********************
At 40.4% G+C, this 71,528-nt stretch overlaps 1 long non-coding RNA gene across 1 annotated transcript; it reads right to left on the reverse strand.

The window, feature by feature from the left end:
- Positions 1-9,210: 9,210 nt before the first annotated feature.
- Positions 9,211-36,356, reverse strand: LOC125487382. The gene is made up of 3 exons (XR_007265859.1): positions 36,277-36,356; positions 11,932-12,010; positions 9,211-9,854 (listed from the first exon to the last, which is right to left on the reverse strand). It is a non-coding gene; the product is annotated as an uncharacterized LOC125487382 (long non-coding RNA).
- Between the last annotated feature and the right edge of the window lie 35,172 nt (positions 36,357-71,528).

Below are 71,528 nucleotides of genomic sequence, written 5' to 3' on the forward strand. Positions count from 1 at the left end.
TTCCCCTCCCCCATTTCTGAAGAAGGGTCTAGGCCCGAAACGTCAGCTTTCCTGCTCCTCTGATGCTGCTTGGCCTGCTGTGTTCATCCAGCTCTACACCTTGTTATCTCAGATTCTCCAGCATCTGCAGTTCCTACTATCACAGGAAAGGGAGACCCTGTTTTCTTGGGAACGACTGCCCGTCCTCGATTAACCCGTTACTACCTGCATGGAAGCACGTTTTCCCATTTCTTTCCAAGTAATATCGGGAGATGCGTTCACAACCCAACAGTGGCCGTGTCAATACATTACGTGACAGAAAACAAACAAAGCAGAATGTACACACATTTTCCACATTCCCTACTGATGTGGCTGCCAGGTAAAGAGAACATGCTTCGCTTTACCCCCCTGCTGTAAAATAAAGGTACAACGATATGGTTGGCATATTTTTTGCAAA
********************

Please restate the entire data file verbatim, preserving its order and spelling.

At 40.4% G+C, this 71,528-nt stretch overlaps 1 long non-coding RNA gene across 1 annotated transcript; it reads right to left on the reverse strand.

The window, feature by feature from the left end:
- Positions 1-9,210: 9,210 nt before the first annotated feature.
- Positions 9,211-36,356, reverse strand: LOC125487382. The gene is made up of 3 exons (XR_007265859.1): positions 36,277-36,356; positions 11,932-12,010; positions 9,211-9,854 (listed from the first exon to the last, which is right to left on the reverse strand). It is a non-coding gene; the product is annotated as an uncharacterized LOC125487382 (long non-coding RNA).
- Between the last annotated feature and the right edge of the window lie 35,172 nt (positions 36,357-71,528).

Below are 71,528 nucleotides of genomic sequence, written 5' to 3' on the forward strand. Positions count from 1 at the left end.
TTCCCCTCCCCCATTTCTGAAGAAGGGTCTAGGCCCGAAACGTCAGCTTTCCTGCTCCTCTGATGCTGCTTGGCCTGCTGTGTTCATCCAGCTCTACACCTTGTTATCTCAGATTCTCCAGCATCTGCAGTTCCTACTATCACAGGAAAGGGAGACCCTGTTTTCTTGGGAACGACTGCCCGTCCTCGATTAACCCGTTACTACCTGCATGGAAGCACGTTTTCCCATTTCTTTCCAAGTAATATCGGGAGATGCGTTCACAACCCAACAGTGGCCGTGTCAATACATTACGTGACAGAAAACAAACAAAGCAGAATGTACACACATTTTCCACATTCCCTACTGATGTGGCTGCCAGGTAAAGAGAACATGCTTCGCTTTACCCCCCTGCTGTAAAATAAAGGTACAACGATATGGTTGGCATATTTTTTGCAAA